I’m overcome with mixed emotions when I leave a classroom for the day after a student tells me privately that they have learned more in one lesson with me than they have learned all year with their regular teacher. Yes, this has actually happened. While I may be “just a sub,” I substitute every day mostly at the same school. The kids are used to me, and for the most part like having me around. They get excited when they walk into the room and see me sitting in their teacher’s desk. I’m not the fun sub who lets them run around the room like a pack of wild animals and I’m not the mean sub who won’t allow them to sneeze without issuing a detention. I’m the sub who is down to business, but conducts a fair classroom while helping the students as much as I possibly can during such a short time. In return, I get students who shout greetings to me across the hallway, I am deemed the “best sub ever” throughout the building, I receive Christmas and birthday presents from students, I endure tearful goodbyes at the end of the year…. But I see these same students struggling every day to grasp onto something they can take with them, struggling to understand their place in the universe, struggling to understand the WHY behind being assigned to read a book they have absolutely no connection to and having to answer 40 questions on a sheet of notebook paper. The answer to that WHY is not what they want to hear. They do not want to hear that the book they are forced to read is part of a curriculum planned ahead of time for a unit of study that meets state standards and goals, that this unit of study was not planned with their individual needs, abilities, or skill-levels in mind—never mind their interests, passions, or something they can connect with their daily existences. Yes, I have been trained to plan units ahead of time, and yes, I have been trained to follow state standards and best-practice strategies. And I do believe this way of teaching can work—and it worked for me when I was in high school. But, many of the teachers I see daily are not helping students make connections, they are not providing students with opportunity to analyze or think critically, and they are not allowing students to evaluate and make decisions. The classrooms I enter have a formula that feels more like a laundromat or hair salon. Read-comprehend-spit it out. Wash-rinse-repeat.

I am not, by any means, saying that all present teachers are like this.  I have friends who teach English and they are amazing (two of which, I’ve actually had the pleasure of observing in their own classrooms). In addition, I know that every single teacher (past and present) has once had an ideological mind-set, as I do now. The one difference between those teachers and me is that they have a job and I do not. Maybe the system has beaten them down. Maybe the attitude of students today has put a damper on the way they view their jobs. Maybe students’ parents have blamed them one too many times for the failures of their children. Maybe they are not given enough support from their fellow teachers, administration, parents, and community.  Maybe it’s a combination of all of these things. Maybe, just maybe, they are tired of trying so damn hard all of the time. But hey, teachers, it’s okay! You’re tired and I understand. You’re job is difficult and society hasn’t a clue about all of the extra time and energy you put into your work and the extra out-of-pocket money you must spend on your students. They put you down at every turn and place blame on you for the failings of an outdated system. It’s okay. I know you haven’t given up. You’re just worn down. Who the heck would want to deal with all this garbage? Surely, you’ve tried your best. But if you don’t want all the stress and misery that comes along with your job anymore, as crazy as it may seem, I know someone who does!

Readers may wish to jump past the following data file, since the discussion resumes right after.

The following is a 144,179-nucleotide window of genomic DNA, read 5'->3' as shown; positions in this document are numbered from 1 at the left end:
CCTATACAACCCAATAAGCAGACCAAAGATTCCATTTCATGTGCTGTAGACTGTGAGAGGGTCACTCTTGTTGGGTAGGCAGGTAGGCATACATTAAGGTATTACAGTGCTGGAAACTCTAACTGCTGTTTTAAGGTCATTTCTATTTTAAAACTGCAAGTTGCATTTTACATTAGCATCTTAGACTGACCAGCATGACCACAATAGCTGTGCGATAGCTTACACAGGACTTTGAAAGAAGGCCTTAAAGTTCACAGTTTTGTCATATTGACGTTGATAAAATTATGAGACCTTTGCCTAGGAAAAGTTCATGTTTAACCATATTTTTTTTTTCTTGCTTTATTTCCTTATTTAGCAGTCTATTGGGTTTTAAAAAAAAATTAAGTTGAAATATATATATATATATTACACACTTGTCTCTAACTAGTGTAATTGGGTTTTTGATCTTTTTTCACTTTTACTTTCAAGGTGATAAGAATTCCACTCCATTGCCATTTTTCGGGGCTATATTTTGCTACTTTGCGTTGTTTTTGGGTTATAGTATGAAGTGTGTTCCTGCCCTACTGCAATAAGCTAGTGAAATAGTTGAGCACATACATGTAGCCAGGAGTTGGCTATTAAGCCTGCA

I know that if I was given the opportunity to teach my own classroom, I would give my students the chance to understand the WHY behind it all. I would do my damnedest to invigorate their natural desire to learn and question. I would meet state standards, but yet work to ensure that all students, regardless of learning types and abilities, would leave my classroom knowing that their time with me was not wasted—knowing that they not only brushed up their grammar, but they have learned how to think critically and make wise decisions. Given the opportunity to put my fist-full of ideals to work, I could make a difference. Whether my efforts affect hundreds of students or only one, I will know I have made a difference. And yes, maybe after years and years of being torn down and blamed by society, I will join the wash-rinse-repeat club. But damn it, it’s my turn! And only time will tell if my idealistic views have any truth.

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2 responses »

  1. L. Palmer says:

    Sounds like the job market is similar where you are as to where I am. I’m also a credentialed English teacher. I had slightly better luck, and was able to have a couple jobs for whole semesters. I’m impressed by your tenacity, and ability to keep hoping and carrying on.
    It’s been almost five years since I graduated. I spent two years looking for work, and then diversified into other fields because I had to have enough money to live on my own. I got the opportunity to teach people on welfare how to get jobs, and now work in the disabled students support office at a university. This is not where I expected to be, and I’ve learned a lot from it that eventually I’d like to bring back into the high school classroom.
    It’s frustrating to wait for that sub call, and that interview call. I often liken it to Waiting For Godot.
    Unlike the play, though, there is always hope. Some miracle will happen, and you will find the open door you’ve been looking for.

    • Yes! Waiting for Godot! That is what it feels like!

      I wish you luck with your efforts in getting back into an English classroom one day. So often it seems people who leave their field (because of a situation similar to ours) never come back.

      Many of those around me often suggest that I diversify, branch out, and try something new. But I have known since I was little that I wanted to teach in some form or another. I just don’t see myself throwing in the towel so soon. I have been thinking about publishing companies, though.

      Thank you for the encouraging words!